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The density function of the two-dimensional random variable $(X, Y)$ is $$f_{X,Y}(x,y)=\begin{cases} \frac{x^2}{2y^3} \cdot e^{-\frac{x}{y}} & \text{for } 0<x<\infty,\; 0<y<1, \\[8pt] 0, & \text{otherwise}.\end{cases}$$

(a) Determine the distribution of $Y$.

(b) Find the conditional distribution of $X$ given that $Y=y$.

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This is phrased in the language appropriate for use by an instructor assigning something to students ((a) Find this. (b) Find that.) Instead of passing on to us a question that someone else wrote, can you ask your own questions about it. In particular, what have you done so far and where did you get stuck? –  Michael Hardy Feb 19 '13 at 20:31
    
In regards to part (a), I think I need to integrate the joint density function with respect to x. For part (b), I'm assuming I need to compute $f_{Y|X=x}=\frac{f_{X,Y}(x,y)}{f_{X,Y}(x,z)}$. But with both, I struggle with knowing what values to integrate on. –  user4 Feb 19 '13 at 20:43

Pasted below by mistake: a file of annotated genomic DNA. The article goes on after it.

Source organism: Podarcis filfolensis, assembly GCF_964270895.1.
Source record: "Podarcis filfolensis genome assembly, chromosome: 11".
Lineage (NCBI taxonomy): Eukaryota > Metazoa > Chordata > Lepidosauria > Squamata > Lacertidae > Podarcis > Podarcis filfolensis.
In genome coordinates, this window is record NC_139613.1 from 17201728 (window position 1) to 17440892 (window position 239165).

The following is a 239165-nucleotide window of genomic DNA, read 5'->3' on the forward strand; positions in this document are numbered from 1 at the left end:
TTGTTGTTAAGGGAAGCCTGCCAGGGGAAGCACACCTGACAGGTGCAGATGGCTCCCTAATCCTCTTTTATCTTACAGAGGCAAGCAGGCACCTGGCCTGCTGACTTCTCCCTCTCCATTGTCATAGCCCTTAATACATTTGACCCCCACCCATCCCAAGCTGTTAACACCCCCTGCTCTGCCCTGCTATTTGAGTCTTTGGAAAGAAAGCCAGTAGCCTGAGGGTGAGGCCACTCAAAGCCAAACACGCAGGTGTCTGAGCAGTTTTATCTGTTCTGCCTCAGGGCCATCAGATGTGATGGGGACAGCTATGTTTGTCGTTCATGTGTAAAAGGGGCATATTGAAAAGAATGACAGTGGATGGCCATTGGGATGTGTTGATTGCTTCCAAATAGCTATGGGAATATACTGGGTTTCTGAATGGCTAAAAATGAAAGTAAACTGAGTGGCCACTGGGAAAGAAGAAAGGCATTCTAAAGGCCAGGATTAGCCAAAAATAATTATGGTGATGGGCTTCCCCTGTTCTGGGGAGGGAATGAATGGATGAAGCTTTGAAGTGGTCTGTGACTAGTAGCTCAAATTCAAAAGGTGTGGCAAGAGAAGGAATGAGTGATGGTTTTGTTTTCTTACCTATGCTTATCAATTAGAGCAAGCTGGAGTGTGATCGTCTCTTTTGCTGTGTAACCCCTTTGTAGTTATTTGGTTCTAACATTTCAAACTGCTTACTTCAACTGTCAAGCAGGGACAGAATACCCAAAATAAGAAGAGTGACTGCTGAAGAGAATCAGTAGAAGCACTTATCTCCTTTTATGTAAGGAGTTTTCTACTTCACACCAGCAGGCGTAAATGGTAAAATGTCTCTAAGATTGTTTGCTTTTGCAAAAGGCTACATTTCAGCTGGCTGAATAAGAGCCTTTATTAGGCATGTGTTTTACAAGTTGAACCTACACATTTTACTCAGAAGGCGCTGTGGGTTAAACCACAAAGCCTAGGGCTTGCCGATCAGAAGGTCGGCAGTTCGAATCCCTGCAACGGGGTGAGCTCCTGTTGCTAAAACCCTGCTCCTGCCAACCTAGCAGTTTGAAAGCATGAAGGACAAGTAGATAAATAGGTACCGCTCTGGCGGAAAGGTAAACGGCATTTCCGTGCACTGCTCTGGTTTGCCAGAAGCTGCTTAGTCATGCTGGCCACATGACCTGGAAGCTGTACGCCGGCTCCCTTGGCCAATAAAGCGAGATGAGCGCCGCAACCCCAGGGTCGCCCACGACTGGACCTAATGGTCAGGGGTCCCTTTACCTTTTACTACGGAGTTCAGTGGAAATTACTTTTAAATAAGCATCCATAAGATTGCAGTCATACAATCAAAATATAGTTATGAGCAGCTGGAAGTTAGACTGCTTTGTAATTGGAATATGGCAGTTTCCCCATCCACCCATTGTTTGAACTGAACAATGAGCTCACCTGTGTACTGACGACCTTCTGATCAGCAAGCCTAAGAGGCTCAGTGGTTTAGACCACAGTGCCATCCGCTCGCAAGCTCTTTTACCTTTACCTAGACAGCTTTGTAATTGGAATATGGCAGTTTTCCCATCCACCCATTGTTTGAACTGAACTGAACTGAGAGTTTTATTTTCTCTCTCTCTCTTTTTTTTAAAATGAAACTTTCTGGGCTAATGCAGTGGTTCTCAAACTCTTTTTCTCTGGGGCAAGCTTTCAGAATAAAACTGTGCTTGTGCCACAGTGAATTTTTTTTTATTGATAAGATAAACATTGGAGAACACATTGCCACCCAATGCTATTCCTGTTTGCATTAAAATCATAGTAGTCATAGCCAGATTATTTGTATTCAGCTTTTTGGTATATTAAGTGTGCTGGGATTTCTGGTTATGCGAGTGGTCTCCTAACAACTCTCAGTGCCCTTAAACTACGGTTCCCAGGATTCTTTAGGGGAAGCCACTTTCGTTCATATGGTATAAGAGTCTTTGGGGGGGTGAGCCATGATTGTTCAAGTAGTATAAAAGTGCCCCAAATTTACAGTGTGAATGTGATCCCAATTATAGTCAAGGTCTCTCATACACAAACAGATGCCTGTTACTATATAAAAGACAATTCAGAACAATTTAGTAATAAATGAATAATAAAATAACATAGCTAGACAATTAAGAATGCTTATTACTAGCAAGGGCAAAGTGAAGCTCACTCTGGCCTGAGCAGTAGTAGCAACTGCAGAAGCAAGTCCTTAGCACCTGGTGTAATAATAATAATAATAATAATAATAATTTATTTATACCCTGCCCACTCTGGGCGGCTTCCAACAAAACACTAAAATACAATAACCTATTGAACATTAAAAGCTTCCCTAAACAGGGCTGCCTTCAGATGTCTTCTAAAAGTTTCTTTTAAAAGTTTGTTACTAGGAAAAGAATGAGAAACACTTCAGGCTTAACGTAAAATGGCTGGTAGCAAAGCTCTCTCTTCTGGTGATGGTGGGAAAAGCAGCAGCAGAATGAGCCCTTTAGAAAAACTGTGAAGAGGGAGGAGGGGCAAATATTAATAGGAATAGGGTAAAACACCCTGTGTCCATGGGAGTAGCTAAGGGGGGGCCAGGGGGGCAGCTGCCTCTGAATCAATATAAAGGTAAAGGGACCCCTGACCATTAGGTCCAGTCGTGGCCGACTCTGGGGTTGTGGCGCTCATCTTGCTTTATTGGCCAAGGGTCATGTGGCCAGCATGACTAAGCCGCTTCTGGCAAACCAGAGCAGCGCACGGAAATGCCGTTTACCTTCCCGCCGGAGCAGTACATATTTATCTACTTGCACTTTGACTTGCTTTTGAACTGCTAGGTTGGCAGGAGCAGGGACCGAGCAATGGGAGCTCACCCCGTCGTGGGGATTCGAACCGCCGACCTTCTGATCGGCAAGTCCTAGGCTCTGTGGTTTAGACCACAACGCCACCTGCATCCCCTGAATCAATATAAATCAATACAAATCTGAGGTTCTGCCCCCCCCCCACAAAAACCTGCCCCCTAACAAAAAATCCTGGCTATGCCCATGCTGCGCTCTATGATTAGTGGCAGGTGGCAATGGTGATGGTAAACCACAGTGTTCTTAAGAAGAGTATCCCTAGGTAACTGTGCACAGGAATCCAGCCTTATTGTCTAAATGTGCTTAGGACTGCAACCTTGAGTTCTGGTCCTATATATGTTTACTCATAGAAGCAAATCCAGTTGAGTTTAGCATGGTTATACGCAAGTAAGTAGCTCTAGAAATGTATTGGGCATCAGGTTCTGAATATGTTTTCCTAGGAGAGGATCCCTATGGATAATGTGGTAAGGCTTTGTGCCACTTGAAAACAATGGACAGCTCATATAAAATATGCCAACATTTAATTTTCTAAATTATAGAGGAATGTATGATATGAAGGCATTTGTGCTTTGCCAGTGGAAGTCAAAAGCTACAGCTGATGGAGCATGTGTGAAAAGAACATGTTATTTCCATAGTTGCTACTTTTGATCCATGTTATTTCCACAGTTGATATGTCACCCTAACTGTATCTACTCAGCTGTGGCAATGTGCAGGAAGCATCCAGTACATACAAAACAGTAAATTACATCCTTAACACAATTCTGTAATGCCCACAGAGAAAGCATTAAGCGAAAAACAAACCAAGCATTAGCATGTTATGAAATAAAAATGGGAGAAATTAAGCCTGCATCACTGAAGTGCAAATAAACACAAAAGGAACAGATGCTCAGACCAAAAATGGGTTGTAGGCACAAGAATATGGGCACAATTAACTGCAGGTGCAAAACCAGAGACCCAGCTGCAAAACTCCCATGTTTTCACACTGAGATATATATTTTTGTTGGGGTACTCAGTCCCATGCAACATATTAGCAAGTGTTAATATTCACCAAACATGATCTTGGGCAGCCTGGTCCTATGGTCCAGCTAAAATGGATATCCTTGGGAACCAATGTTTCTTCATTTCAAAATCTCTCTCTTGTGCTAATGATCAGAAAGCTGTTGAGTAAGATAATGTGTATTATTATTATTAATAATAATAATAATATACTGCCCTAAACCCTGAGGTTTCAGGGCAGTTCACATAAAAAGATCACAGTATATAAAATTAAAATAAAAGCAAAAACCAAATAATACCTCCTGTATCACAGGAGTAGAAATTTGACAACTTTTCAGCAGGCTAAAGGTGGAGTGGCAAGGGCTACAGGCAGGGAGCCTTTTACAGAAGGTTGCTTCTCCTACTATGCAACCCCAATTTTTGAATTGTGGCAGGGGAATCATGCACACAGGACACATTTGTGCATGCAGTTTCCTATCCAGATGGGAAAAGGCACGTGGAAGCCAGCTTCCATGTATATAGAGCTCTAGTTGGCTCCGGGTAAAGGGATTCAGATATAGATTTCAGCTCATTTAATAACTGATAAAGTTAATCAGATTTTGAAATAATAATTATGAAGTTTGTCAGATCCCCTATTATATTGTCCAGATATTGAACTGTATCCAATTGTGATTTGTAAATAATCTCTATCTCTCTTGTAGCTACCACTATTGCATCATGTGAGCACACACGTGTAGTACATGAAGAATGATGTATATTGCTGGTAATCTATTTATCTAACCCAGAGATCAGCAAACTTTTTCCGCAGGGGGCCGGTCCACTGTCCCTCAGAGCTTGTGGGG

When integrating with respect to $x$, $y$ is a constant, and thus you can find $\int ax^2e^{-bx}\,dx$ via integration by parts or you can use a substitution to relate the value to $\Gamma(3)$. –  Dilip Sarwate Feb 19 '13 at 21:01
    
Thank you, I didn't realize it was a $\Gamma(3)$ function. I was able to find that Y has a $U(0,1)$ distribution. –  user4 Feb 19 '13 at 21:27

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